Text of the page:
Our long-term and now aging rooster, Freddie, is a good example. Being a rooster, he gets into scrapes from time to time as he will guard his hens with his life. But generally it is just a little barnyard scrap since our two Great Pyrenees, Salvador and Anna, keep the wild things at bay around here and Freddie, when it comes to dealing with we humans is the consummate gentleman, never coming after us. He's a good old boy in the best Southern tradition. This isn't always the case with roosters and we even had to put one down because he was much too aggressive. And Freddie is very good at his job, he always wakes up the farm at the right time with his unique style of crowing and he keeps tabs on his free-ranging flock, including nighttime roll call before they go off to their special hide-away for the night.
But one day a few months ago, I noticed something that concerned me, for Freddie began to have some problems with his balance and within a week he was having trouble walking. When he would run after his hens to get them in line, he would constantly fall and have trouble getting up. The problem got progressively worse and within days his cock-a-doodle-doo also grew weaker and just stopped. I noticed it was like he had an air leak that would not allow his natural organ pipes to play. So, Freddie was then almost immobile and silent and he would disappear for days at a time until returning to a spot outside the garage where I gave him water in a large bowl and scratch on an old plate beside it. And each time he disappeared I was afraid he wouldn't come back again. I think he heard what I was thinking for, as if on cue, one day that happened and I just figured he was either under the garage or under the porch where we could not see him and I would not be able to get him out. About ten days went by with no sign of him and we just figured he was gone. I realized how much I missed his musical chords in the morning and watching him march his hens to their quarters in the evening until one day I just finally gave up, figuring he was gone.
A couple of weeks went by and then one bright and brisk morning I was fixing a pot of coffee and thinking about my morning blog when I heard a strange noise outside. It sounded like a rooster, yet the crowing was very weak and sounded far away and I just figured I imagined it. But on the very next day, I heard it again and this went on for several day and each day it was a bit louder and stronger, but I still couldn't believe it was real. I did realize as I thought about it, however, that if Freddie had stayed near when he was sick, he would have generated quite a stench as his body degenerated and that never happened. Thinking about that, I decided I had to find the source of the crowing when I imagined it again and it came very soon early one morning. So, I went outside and when I heard it I just walked toward the sound slowly and back in a little wooded area behind the barn there stood Freddie. His crowing was stronger and he walked toward me slowly and his balance seemed to be returning. I got a bowl of water and scratch and he settled down to quench his thirst and feed his hunger and within a week he was almost as good as new. That was a few weeks ago and now, as I write this, I can peer out the window and see Freddie in the middle of the yard between the house and the barn as he oversees his girls while they pick bugs out of the wet grass. And it makes me smile.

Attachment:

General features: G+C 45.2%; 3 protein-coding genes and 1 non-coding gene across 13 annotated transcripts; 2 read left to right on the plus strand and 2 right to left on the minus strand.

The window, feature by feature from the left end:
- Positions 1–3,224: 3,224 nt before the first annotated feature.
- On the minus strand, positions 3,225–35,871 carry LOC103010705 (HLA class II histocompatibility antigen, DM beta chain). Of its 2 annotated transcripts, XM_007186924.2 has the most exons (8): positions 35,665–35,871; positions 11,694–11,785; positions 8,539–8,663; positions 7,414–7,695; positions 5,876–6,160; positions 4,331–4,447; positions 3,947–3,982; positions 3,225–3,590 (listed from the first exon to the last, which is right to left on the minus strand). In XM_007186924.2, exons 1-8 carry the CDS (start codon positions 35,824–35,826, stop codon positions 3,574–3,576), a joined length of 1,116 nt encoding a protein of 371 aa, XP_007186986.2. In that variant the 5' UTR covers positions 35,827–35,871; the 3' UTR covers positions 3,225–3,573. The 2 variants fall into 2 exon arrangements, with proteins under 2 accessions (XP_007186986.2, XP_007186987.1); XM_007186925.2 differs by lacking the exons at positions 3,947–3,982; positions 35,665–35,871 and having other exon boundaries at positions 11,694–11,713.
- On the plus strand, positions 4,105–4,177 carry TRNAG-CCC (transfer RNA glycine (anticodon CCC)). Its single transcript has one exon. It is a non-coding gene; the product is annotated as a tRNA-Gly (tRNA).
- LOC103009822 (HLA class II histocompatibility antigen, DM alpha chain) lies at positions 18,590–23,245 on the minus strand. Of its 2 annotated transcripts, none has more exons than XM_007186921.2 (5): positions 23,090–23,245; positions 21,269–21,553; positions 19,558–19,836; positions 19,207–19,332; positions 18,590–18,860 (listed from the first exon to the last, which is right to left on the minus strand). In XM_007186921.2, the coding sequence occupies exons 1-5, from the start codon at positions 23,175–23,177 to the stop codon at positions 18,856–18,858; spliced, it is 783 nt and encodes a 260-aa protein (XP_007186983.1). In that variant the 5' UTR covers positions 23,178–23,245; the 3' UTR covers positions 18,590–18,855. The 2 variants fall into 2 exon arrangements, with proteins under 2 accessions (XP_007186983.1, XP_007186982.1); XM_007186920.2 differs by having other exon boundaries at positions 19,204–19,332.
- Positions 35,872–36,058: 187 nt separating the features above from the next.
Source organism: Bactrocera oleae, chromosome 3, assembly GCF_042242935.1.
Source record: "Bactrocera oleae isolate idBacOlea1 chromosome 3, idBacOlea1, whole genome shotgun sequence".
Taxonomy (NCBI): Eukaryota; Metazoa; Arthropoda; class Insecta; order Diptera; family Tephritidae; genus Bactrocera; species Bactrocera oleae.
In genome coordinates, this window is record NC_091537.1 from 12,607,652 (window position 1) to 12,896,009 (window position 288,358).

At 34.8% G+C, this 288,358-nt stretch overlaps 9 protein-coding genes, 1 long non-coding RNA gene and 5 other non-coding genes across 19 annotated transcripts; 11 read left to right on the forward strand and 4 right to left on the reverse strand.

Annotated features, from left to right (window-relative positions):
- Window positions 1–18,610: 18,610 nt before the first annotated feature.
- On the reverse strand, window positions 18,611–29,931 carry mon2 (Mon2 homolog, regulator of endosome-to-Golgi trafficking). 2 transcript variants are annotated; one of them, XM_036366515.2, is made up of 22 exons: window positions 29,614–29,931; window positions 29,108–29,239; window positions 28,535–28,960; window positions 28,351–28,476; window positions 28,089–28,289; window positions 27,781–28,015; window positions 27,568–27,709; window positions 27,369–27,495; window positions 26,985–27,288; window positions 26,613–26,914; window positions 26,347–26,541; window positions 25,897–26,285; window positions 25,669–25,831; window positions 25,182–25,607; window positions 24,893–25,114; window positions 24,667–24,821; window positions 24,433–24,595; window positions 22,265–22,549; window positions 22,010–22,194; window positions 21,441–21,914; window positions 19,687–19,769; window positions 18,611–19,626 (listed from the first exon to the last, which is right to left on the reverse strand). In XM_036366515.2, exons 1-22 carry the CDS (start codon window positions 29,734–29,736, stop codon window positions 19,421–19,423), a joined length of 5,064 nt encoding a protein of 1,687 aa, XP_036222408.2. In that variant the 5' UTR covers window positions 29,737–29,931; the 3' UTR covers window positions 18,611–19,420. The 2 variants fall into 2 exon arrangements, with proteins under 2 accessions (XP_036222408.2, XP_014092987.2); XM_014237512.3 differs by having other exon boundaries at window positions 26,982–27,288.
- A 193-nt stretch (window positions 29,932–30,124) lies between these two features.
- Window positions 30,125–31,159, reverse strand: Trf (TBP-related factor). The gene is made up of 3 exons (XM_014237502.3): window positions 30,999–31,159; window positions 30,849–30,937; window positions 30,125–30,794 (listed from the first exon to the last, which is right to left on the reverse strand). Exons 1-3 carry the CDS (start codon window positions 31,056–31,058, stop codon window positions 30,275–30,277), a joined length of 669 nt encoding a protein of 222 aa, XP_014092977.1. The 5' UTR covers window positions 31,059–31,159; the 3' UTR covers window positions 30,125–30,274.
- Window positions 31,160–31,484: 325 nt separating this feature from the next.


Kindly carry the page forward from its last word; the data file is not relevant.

So, what happened to Freddie? Well, he could have had some kind of neurological problem, but I doubt it since those symptoms are gone so I think he had a chicken virus, since that is common. We have routinely given them medication to ward those off, but perhaps its no more effective than the flu vaccine for us humans. And that makes me think that dear old Freddie resolved his issue the traditional way. He relied on his own natural immunity. After all, he knew he had to rest and he did so in a place so private we couldn't find him, yet he was always near. If you agree with me, then I think you might clearly see, the valuable lesson we can learn from the story and it is this. Sometimes just good old common sense is the best cure of all. I think I like that for a happy ending so I'll just stick with my hunch. And how about you? What do you think? As for me, I'll stick with Freddie's natural common sense and I wish more of us today would apply such a view to our own situation. More often than not, our best hunch serves us best.
SO, HERE'S TO FREDDIE, THE PRACTICAL ROOSTER WITH A GREAT WILL TO LIVE. And I hope we will have him with us for a long time to come because despite the times that he woke me up too early, I know I missed his presence while he was gone. Don't worry, Freddie, you are welcome here at this, your home, for as long as you live.